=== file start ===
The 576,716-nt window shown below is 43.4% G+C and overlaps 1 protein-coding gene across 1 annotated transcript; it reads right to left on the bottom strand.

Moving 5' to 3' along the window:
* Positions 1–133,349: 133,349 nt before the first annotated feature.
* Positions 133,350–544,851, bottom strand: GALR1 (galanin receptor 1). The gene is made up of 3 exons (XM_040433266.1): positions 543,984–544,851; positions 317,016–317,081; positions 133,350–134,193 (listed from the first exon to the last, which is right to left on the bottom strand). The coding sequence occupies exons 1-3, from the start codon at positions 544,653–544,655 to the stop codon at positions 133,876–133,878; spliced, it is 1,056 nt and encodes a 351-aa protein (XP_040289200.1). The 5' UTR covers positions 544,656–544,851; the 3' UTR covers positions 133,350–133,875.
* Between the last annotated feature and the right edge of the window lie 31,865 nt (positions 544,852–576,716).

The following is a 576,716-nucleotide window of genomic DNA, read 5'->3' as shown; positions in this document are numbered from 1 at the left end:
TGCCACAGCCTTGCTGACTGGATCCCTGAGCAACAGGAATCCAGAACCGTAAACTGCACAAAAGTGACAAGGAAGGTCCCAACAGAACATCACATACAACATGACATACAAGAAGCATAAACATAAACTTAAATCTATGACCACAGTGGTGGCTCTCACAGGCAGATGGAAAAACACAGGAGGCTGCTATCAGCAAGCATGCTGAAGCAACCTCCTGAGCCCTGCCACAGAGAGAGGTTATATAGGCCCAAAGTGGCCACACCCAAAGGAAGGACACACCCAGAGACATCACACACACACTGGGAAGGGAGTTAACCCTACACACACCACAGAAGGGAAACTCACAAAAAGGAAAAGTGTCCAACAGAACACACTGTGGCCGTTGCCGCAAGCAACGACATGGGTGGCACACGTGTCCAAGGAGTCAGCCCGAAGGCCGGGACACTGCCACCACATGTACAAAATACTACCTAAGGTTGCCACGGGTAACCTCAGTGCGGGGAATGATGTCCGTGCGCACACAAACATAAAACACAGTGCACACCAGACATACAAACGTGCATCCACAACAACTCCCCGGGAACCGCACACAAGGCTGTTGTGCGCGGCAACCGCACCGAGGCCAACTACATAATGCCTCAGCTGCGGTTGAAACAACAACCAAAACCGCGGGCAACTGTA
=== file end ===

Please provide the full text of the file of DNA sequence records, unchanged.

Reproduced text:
The 576,716-nt window shown below is 43.4% G+C and overlaps 1 protein-coding gene across 1 annotated transcript; it reads right to left on the bottom strand.

Moving 5' to 3' along the window:
* Positions 1–133,349: 133,349 nt before the first annotated feature.
* Positions 133,350–544,851, bottom strand: GALR1 (galanin receptor 1). The gene is made up of 3 exons (XM_040433266.1): positions 543,984–544,851; positions 317,016–317,081; positions 133,350–134,193 (listed from the first exon to the last, which is right to left on the bottom strand). The coding sequence occupies exons 1-3, from the start codon at positions 544,653–544,655 to the stop codon at positions 133,876–133,878; spliced, it is 1,056 nt and encodes a 351-aa protein (XP_040289200.1). The 5' UTR covers positions 544,656–544,851; the 3' UTR covers positions 133,350–133,875.
* Between the last annotated feature and the right edge of the window lie 31,865 nt (positions 544,852–576,716).

The following is a 576,716-nucleotide window of genomic DNA, read 5'->3' as shown; positions in this document are numbered from 1 at the left end:
TGCCACAGCCTTGCTGACTGGATCCCTGAGCAACAGGAATCCAGAACCGTAAACTGCACAAAAGTGACAAGGAAGGTCCCAACAGAACATCACATACAACATGACATACAAGAAGCATAAACATAAACTTAAATCTATGACCACAGTGGTGGCTCTCACAGGCAGATGGAAAAACACAGGAGGCTGCTATCAGCAAGCATGCTGAAGCAACCTCCTGAGCCCTGCCACAGAGAGAGGTTATATAGGCCCAAAGTGGCCACACCCAAAGGAAGGACACACCCAGAGACATCACACACACACTGGGAAGGGAGTTAACCCTACACACACCACAGAAGGGAAACTCACAAAAAGGAAAAGTGTCCAACAGAACACACTGTGGCCGTTGCCGCAAGCAACGACATGGGTGGCACACGTGTCCAAGGAGTCAGCCCGAAGGCCGGGACACTGCCACCACATGTACAAAATACTACCTAAGGTTGCCACGGGTAACCTCAGTGCGGGGAATGATGTCCGTGCGCACACAAACATAAAACACAGTGCACACCAGACATACAAACGTGCATCCACAACAACTCCCCGGGAACCGCACACAAGGCTGTTGTGCGCGGCAACCGCACCGAGGCCAACTACATAATGCCTCAGCTGCGGTTGAAACAACAACCAAAACCGCGGGCAACTGTA